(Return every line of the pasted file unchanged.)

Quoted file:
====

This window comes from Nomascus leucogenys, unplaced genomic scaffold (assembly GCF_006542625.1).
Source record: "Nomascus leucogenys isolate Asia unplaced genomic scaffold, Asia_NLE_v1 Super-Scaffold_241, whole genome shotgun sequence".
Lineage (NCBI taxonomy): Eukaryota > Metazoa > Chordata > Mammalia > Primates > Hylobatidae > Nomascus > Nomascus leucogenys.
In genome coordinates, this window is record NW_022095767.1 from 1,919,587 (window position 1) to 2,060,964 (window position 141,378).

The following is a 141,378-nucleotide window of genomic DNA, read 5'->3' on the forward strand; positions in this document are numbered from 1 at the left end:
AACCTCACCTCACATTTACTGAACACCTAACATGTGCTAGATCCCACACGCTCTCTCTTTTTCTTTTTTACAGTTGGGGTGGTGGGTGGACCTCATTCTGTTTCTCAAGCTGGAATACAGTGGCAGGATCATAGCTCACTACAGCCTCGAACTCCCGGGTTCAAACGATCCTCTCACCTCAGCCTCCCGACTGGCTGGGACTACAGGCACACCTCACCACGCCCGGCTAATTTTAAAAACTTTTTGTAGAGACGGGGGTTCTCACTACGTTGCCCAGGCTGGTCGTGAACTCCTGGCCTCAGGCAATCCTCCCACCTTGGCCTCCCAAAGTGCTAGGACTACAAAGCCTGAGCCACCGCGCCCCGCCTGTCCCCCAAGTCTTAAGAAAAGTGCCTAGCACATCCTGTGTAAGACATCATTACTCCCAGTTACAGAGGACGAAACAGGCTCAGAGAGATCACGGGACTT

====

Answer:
This window comes from Nomascus leucogenys, unplaced genomic scaffold (assembly GCF_006542625.1).
Source record: "Nomascus leucogenys isolate Asia unplaced genomic scaffold, Asia_NLE_v1 Super-Scaffold_241, whole genome shotgun sequence".
Lineage (NCBI taxonomy): Eukaryota > Metazoa > Chordata > Mammalia > Primates > Hylobatidae > Nomascus > Nomascus leucogenys.
In genome coordinates, this window is record NW_022095767.1 from 1,919,587 (window position 1) to 2,060,964 (window position 141,378).

The following is a 141,378-nucleotide window of genomic DNA, read 5'->3' on the forward strand; positions in this document are numbered from 1 at the left end:
AACCTCACCTCACATTTACTGAACACCTAACATGTGCTAGATCCCACACGCTCTCTCTTTTTCTTTTTTACAGTTGGGGTGGTGGGTGGACCTCATTCTGTTTCTCAAGCTGGAATACAGTGGCAGGATCATAGCTCACTACAGCCTCGAACTCCCGGGTTCAAACGATCCTCTCACCTCAGCCTCCCGACTGGCTGGGACTACAGGCACACCTCACCACGCCCGGCTAATTTTAAAAACTTTTTGTAGAGACGGGGGTTCTCACTACGTTGCCCAGGCTGGTCGTGAACTCCTGGCCTCAGGCAATCCTCCCACCTTGGCCTCCCAAAGTGCTAGGACTACAAAGCCTGAGCCACCGCGCCCCGCCTGTCCCCCAAGTCTTAAGAAAAGTGCCTAGCACATCCTGTGTAAGACATCATTACTCCCAGTTACAGAGGACGAAACAGGCTCAGAGAGATCACGGGACTT